Again if client feel confident to communicate their information to the nurse, aware that their information is secure with the assurance that it will be passed on with their consent and on need to know basis. This will give them willingness to disclose sensitive and relevant information more freely. Although, the information might have nothing to do with their present ill health, but might later be found to be the contributory factor to the client’s condition. Incorporating this information into the care plan might help contribute towards the best holistic care within the multidisciplinary team

In looking at the pros of keeping information obtained in course of professional practice secret. It is worth remembering that disclosure of client information to wrong party might be detrimental to the client. For example divulging information about mentally ill client to another person not directly involved in his care might expose them to discrimination and labelling. In this case, the client might not open up and refuse to give full details about himself, unless the client-nurse trust has been built and it has been stressed that the disclosure is in the interest of the client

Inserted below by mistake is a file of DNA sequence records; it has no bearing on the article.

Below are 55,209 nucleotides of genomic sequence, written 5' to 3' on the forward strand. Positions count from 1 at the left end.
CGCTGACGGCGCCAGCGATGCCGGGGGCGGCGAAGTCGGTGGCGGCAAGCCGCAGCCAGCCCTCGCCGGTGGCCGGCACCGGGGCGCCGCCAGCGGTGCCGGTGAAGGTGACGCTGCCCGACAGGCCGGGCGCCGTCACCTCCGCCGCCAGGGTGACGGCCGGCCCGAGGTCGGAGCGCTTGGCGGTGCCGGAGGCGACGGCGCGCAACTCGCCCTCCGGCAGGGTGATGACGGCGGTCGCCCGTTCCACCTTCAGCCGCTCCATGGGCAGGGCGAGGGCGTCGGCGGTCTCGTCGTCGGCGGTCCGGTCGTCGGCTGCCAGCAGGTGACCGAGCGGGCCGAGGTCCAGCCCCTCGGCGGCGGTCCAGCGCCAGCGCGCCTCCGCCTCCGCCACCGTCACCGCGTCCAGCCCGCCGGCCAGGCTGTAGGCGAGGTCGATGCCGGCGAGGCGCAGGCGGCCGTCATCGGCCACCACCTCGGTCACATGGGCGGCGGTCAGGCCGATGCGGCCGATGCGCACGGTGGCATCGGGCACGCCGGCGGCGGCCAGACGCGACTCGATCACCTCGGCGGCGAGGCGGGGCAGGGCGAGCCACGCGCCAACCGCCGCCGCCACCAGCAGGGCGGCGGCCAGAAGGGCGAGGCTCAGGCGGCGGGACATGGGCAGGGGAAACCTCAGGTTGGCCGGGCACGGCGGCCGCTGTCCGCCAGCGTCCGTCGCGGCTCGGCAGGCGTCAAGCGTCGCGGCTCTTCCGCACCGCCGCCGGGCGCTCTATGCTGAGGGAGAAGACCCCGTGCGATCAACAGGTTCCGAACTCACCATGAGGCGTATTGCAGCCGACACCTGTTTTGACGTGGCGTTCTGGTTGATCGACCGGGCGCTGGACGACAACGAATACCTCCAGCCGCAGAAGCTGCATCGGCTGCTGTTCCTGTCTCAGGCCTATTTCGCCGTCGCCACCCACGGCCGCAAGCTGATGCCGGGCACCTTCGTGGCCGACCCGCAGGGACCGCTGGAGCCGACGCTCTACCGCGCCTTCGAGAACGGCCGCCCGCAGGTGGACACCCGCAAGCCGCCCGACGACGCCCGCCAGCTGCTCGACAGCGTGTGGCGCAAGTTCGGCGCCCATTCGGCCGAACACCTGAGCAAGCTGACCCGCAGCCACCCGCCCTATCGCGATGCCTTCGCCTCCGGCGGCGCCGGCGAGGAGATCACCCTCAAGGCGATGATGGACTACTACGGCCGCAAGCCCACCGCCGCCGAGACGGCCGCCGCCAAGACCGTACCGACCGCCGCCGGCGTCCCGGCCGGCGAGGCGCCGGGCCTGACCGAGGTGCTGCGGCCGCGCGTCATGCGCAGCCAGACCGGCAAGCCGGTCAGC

In the course of duty such as during hand over, record keeping and relative discussion during visiting hours. Nurses will come across and hear many things about the client. The nurse has a duty of care and responsibility to keep the information secret in situation where the clients have right to privacy and his action do not cause anybody harm or break the law.